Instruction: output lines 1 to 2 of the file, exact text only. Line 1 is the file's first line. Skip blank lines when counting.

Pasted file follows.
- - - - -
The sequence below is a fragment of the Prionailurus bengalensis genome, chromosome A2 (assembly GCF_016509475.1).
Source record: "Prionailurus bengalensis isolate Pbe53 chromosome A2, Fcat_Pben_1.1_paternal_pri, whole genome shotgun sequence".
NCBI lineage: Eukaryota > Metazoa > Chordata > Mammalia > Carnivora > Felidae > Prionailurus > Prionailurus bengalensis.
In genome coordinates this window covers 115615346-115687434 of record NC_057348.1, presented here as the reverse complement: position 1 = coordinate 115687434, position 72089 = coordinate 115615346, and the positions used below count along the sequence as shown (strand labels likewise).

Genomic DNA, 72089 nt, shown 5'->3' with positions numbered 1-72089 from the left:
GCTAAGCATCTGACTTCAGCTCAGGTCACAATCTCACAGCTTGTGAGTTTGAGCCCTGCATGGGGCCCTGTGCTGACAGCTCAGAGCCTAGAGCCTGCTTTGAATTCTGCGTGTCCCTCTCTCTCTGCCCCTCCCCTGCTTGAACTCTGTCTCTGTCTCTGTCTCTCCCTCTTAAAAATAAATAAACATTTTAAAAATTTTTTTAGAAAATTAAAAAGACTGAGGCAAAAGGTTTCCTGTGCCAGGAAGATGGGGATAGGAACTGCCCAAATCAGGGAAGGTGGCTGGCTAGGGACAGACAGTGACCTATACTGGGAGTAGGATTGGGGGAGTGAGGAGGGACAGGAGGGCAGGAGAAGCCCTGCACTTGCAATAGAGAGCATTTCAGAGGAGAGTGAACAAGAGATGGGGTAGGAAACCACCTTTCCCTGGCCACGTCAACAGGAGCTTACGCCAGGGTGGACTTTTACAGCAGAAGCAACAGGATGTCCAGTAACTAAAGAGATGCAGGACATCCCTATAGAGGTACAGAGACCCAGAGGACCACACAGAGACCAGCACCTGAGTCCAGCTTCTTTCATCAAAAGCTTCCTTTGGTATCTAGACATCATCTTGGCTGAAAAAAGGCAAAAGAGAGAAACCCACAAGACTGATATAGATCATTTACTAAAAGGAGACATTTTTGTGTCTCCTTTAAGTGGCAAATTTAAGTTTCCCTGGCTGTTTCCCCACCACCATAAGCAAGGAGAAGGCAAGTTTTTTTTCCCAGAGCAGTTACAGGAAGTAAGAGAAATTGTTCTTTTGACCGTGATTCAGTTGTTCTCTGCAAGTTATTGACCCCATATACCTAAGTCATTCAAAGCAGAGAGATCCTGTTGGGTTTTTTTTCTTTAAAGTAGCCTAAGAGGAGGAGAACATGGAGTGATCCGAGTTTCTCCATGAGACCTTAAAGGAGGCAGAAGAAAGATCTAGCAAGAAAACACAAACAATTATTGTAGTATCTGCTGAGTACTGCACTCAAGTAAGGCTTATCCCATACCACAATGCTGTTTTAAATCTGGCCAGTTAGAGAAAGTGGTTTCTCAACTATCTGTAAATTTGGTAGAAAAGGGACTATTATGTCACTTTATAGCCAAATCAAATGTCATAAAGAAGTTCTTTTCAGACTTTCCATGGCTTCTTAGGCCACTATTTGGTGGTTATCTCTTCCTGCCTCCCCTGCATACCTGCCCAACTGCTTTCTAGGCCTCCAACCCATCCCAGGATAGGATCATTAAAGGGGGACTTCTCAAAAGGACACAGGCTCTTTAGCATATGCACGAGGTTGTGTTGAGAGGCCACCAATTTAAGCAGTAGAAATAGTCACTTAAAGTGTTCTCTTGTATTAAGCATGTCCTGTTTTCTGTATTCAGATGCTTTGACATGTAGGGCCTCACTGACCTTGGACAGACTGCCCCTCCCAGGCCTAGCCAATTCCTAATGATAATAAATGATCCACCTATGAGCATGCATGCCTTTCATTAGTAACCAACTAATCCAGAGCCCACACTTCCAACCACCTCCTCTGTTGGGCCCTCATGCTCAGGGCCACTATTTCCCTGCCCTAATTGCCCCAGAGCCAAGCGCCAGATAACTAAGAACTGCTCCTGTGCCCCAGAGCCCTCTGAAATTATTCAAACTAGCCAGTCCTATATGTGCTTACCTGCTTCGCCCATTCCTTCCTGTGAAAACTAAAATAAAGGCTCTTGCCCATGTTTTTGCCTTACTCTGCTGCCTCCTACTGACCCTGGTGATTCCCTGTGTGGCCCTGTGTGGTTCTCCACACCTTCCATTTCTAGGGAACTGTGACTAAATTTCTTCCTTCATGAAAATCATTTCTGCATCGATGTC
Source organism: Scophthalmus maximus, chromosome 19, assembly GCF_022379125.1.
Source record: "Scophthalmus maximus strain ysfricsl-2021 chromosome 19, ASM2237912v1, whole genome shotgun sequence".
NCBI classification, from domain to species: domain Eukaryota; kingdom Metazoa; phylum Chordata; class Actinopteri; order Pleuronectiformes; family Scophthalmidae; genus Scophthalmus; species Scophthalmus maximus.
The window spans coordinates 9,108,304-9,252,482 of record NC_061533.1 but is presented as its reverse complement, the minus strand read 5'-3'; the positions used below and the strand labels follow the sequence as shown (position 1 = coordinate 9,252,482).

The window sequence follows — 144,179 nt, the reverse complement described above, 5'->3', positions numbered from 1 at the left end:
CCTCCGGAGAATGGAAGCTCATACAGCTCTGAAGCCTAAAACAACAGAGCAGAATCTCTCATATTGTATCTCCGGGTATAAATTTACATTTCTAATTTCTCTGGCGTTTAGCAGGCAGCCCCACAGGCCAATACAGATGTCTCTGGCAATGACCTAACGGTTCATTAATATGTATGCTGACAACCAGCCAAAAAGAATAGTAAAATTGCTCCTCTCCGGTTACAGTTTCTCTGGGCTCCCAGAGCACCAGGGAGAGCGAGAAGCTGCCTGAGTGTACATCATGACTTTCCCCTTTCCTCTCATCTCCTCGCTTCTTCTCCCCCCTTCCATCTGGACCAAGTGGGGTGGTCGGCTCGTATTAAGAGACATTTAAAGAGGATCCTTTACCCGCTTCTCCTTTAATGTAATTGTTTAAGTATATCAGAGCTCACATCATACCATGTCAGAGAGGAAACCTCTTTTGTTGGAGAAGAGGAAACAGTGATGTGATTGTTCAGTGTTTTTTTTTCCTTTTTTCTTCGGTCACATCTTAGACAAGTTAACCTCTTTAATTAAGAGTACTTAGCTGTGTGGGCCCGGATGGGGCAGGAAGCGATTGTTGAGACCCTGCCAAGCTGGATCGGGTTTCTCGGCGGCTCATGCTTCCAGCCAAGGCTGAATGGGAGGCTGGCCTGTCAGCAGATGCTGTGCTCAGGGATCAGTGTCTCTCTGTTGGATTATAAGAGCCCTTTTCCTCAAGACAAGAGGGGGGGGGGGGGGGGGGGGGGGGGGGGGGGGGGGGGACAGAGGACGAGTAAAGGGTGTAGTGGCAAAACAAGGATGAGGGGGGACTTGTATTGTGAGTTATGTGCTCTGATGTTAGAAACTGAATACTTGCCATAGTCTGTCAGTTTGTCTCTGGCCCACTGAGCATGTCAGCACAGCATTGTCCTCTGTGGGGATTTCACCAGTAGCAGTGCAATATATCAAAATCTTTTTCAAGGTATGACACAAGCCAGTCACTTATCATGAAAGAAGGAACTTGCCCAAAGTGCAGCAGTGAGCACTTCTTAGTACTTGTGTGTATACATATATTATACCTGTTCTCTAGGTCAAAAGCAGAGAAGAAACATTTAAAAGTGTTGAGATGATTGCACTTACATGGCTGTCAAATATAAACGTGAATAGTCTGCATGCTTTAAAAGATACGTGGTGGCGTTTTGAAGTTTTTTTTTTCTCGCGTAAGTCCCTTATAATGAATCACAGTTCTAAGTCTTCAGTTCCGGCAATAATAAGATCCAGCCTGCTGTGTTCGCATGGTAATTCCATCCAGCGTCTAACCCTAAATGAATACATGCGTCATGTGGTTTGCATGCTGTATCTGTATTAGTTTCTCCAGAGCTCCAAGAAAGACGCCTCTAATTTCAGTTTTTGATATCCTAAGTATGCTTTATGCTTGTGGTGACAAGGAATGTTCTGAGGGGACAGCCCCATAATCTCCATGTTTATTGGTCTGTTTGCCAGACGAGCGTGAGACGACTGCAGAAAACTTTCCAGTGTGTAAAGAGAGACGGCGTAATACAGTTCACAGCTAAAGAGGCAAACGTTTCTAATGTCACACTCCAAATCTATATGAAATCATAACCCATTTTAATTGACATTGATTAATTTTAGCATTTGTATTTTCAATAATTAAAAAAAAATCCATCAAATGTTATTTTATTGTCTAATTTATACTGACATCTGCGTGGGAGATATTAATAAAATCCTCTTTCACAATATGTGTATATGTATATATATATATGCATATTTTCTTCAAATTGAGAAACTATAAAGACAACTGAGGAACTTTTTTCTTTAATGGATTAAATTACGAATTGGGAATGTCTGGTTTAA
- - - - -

The sequence below is a fragment of the Prionailurus bengalensis genome, chromosome A2 (assembly GCF_016509475.1).
Source record: "Prionailurus bengalensis isolate Pbe53 chromosome A2, Fcat_Pben_1.1_paternal_pri, whole genome shotgun sequence".